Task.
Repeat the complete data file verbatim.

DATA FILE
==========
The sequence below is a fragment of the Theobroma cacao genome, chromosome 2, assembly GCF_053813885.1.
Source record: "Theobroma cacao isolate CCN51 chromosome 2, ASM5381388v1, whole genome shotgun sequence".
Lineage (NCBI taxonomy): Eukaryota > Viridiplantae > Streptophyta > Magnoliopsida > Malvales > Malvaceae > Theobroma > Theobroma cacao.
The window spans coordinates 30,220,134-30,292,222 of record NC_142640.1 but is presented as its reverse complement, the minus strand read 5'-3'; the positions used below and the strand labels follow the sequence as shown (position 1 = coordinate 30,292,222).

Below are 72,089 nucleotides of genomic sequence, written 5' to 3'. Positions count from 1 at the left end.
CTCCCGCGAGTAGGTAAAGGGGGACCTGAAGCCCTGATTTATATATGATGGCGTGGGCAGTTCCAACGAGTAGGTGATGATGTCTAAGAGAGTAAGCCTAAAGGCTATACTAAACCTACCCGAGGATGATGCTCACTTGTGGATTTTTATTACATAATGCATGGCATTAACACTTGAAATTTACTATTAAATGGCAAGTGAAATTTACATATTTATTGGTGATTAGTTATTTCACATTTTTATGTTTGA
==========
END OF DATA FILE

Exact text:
The sequence below is a fragment of the Theobroma cacao genome, chromosome 2, assembly GCF_053813885.1.
Source record: "Theobroma cacao isolate CCN51 chromosome 2, ASM5381388v1, whole genome shotgun sequence".
Lineage (NCBI taxonomy): Eukaryota > Viridiplantae > Streptophyta > Magnoliopsida > Malvales > Malvaceae > Theobroma > Theobroma cacao.
The window spans coordinates 30,220,134-30,292,222 of record NC_142640.1 but is presented as its reverse complement, the minus strand read 5'-3'; the positions used below and the strand labels follow the sequence as shown (position 1 = coordinate 30,292,222).

Below are 72,089 nucleotides of genomic sequence, written 5' to 3'. Positions count from 1 at the left end.
CTCCCGCGAGTAGGTAAAGGGGGACCTGAAGCCCTGATTTATATATGATGGCGTGGGCAGTTCCAACGAGTAGGTGATGATGTCTAAGAGAGTAAGCCTAAAGGCTATACTAAACCTACCCGAGGATGATGCTCACTTGTGGATTTTTATTACATAATGCATGGCATTAACACTTGAAATTTACTATTAAATGGCAAGTGAAATTTACATATTTATTGGTGATTAGTTATTTCACATTTTTATGTTTGA